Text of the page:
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May 16, 2013
Use near misses to create a safer workplace?

British government researchers found that for every lost-time injury more than 3 days in length, there were 189 noninjury cases. Understanding the circumstances surrounding a near miss can be valuable to employers. But according to an article in the American Society of Safety Engineers (ASSE) journal, Professional Safety, many organizations and employees resist reporting near misses.

Near-Miss Reporting: A Missing Link in Safety Culture looks at the reasons for this resistance and provides ways to overcome it. Author Mike Williamsen considers near misses to be an opportunity for personal risk assessment and adds, “We want to develop a culture that doesn’t wait until someone is injured, but identifies the risk before it happens.”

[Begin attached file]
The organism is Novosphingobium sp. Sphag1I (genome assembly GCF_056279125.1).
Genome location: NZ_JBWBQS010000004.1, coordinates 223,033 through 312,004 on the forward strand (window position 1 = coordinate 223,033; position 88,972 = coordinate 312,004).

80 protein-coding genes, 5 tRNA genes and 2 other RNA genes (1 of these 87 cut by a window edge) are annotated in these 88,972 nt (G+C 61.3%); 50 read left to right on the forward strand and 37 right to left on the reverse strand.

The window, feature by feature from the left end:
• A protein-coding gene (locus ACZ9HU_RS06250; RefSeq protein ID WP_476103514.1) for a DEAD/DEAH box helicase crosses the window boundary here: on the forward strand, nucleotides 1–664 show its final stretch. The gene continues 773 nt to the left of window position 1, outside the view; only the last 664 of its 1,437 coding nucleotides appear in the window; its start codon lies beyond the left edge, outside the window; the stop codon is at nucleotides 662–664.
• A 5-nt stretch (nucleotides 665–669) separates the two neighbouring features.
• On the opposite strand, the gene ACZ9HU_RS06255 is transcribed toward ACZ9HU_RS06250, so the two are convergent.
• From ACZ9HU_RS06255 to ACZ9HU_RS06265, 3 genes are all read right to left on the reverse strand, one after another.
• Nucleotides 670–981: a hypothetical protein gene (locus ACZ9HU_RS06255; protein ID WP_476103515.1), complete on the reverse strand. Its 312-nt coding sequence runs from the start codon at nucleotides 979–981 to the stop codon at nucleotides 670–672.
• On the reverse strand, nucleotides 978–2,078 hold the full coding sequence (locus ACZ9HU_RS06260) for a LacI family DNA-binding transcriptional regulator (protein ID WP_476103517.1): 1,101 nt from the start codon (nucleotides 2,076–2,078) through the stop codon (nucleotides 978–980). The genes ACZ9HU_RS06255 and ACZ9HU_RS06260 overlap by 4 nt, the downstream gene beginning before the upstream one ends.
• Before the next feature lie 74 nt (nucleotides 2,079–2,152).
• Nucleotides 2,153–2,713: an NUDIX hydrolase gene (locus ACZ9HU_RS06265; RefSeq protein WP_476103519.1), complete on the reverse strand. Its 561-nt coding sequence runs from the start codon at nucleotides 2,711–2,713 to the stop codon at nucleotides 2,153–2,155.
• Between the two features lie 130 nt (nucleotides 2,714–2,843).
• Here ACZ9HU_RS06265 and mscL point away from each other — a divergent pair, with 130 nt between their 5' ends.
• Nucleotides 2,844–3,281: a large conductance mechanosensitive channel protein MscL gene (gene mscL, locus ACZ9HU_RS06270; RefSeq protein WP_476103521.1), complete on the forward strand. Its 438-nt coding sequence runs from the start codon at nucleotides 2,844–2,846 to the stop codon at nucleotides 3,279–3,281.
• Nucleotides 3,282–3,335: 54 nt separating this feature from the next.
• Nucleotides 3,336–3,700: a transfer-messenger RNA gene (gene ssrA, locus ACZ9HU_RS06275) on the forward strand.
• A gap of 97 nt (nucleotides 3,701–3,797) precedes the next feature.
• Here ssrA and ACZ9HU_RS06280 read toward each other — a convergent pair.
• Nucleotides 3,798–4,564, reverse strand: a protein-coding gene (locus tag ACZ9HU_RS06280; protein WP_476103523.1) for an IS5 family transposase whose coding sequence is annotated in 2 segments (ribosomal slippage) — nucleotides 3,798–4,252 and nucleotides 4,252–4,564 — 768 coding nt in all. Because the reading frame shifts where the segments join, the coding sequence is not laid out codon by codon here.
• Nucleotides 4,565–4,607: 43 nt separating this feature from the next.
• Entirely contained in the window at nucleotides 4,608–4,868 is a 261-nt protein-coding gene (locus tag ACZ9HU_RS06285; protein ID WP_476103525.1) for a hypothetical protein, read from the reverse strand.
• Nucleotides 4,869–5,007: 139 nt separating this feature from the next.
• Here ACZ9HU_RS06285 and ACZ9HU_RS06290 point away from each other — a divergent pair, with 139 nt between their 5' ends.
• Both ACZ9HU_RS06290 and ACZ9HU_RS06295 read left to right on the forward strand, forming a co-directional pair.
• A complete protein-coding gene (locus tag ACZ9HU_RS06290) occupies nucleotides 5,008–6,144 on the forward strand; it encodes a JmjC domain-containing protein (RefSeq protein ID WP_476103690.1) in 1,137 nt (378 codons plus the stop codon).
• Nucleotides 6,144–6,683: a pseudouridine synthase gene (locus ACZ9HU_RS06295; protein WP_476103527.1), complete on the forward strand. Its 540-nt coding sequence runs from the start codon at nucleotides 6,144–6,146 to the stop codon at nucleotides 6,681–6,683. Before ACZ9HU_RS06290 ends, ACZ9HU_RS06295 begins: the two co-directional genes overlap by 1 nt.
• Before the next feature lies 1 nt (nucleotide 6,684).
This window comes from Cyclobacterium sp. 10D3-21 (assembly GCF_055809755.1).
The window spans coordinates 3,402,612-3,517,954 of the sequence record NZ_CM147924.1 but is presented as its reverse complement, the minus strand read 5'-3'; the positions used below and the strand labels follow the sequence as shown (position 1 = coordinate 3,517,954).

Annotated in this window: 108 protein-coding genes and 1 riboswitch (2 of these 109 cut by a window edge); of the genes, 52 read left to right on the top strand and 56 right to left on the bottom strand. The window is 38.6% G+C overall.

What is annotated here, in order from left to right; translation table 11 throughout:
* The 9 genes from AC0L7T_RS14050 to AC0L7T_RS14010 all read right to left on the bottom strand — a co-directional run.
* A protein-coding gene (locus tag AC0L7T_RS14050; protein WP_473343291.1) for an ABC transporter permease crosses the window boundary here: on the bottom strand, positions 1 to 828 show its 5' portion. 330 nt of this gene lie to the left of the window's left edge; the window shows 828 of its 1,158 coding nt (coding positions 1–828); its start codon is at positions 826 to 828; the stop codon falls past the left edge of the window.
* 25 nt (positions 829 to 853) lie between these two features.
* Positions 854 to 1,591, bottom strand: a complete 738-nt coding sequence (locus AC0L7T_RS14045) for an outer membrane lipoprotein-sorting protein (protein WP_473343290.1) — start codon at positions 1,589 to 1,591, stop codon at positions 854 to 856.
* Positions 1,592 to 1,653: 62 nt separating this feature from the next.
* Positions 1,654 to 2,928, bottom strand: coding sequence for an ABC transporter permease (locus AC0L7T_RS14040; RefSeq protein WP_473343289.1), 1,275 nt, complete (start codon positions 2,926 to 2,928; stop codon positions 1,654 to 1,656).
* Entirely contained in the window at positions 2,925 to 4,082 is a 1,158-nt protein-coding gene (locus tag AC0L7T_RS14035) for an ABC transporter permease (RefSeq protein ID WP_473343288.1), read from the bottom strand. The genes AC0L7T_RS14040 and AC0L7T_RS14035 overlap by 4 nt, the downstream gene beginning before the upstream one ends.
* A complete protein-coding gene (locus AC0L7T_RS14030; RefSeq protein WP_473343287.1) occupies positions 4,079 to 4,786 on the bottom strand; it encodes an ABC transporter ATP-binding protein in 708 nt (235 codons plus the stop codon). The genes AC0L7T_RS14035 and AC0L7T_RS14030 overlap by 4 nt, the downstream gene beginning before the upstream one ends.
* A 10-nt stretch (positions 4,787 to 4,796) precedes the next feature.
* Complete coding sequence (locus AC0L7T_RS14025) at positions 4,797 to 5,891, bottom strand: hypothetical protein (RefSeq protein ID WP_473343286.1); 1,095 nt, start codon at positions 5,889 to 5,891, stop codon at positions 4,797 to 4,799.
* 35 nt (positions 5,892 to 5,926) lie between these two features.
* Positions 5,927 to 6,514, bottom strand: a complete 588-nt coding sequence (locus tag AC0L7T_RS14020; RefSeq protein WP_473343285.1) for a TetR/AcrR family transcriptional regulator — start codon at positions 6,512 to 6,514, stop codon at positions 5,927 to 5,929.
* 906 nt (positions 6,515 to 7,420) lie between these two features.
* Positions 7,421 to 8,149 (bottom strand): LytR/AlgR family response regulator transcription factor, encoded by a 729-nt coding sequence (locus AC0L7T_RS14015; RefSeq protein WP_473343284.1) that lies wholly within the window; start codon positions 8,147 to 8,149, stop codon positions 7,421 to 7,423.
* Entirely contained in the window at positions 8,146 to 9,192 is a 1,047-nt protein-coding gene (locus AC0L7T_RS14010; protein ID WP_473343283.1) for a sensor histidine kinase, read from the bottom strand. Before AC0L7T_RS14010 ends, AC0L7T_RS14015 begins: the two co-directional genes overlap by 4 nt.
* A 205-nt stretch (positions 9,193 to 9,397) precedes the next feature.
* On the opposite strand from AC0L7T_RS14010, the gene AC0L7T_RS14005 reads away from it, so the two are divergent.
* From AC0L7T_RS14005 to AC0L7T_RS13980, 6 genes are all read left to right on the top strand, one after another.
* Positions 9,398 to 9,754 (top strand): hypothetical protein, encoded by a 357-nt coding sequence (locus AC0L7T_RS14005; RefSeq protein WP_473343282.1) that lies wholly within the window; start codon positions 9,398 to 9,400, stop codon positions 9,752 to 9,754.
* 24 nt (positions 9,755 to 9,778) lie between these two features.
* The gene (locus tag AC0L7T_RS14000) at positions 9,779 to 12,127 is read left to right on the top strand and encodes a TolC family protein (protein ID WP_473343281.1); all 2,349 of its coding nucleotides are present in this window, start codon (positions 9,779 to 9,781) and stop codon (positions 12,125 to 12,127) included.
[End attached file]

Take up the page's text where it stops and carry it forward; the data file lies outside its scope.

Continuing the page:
How do you overcome hesitancy to reporting near misses? Williamsen offers the following tips:

  • Clarify the expectation that employees report unsafe conditions or risks.
  • Provide employees with safety training.
  • Offer strategies to measure how near-miss reporting improves safety performance.
  • Recognize and reward employees for proactive safety engagement.

According to Williamsen, near misses go unreported for a variety of reasons. These include fear of retaliation, peer pressure, concern about a safety record, complicated report forms, and lack of feedback.

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